Texas Senator Roland Gutierrez, at a press conference, said that the calls made by the students from the class to the emergency line 911 at the time of the incident were not forwarded to the supervisor who commanded the teams around the school.
Gutierrez stated that the State Emergency Communications Commission, which is investigating the attack, told him that all calls to 911 went to the city police, and that Commissioner Pete Arrendondo, who oversaw the school district, was unaware of the calls.
Describing the communication breakdown as a “system failure”, Gutierrez blamed Texas Governor Greg Abbot for this.
Gutierrez said, “For 45 minutes, Uvalde police received 911 calls while 19 police officers waited in the school corridor. We do not know whether these calls were forwarded to the police at the crime scene. There are faults at every level, and Governor Abbott is to blame for all of this.”
Texas Department of Public Safety Director Steven McCraw responded to the criticism of the police’s failure to intervene in a timely manner at a press conference last week, saying that the command center at the scene thought “the children were not at risk”, so he was waiting for tactical teams.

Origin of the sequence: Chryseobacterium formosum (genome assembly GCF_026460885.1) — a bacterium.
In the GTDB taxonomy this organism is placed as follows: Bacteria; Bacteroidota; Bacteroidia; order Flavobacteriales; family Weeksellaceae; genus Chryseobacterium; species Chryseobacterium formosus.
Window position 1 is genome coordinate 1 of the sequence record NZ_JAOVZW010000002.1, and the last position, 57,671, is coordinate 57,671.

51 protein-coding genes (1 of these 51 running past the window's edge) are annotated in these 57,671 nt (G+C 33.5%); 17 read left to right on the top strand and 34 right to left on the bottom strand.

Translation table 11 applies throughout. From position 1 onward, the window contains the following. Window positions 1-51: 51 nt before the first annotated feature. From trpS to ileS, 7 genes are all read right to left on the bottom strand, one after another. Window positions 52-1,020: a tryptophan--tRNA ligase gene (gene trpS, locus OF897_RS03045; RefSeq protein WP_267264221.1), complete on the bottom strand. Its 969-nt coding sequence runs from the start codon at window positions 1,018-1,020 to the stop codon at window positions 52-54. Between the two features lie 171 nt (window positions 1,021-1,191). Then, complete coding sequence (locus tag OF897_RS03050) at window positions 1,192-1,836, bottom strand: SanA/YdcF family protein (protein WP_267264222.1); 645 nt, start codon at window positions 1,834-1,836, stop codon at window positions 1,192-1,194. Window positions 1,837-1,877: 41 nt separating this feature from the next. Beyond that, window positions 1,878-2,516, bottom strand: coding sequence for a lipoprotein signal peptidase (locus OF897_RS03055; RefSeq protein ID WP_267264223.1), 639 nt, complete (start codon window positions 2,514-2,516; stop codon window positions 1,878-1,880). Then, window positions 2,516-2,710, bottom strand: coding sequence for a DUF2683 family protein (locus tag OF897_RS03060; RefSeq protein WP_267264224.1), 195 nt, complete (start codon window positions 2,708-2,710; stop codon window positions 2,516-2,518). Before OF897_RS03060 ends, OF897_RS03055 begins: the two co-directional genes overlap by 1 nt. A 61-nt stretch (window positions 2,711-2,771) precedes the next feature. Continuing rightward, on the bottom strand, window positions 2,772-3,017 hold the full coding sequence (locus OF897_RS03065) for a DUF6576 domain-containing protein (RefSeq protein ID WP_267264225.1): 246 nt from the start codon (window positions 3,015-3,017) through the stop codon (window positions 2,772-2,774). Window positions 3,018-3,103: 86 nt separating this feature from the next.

“At the time, the on-scene commander believed there was a transition from an active assailant to an individual who had taken refuge behind barricades. But from the information available, clearly the children in that class were at risk and the assailant was still active. It was the wrong decision,” McCraw said.
18-year-old Salvador Ramos, who attacked Robb Primary School in the town of Uvalde with his AR-15 type automatic assault weapon on May 24, shot dead 19 children and 2 teachers from the same class.
While investigations into the attack were ongoing, especially the families of the children accused the police of not responding to the attacker in a timely manner.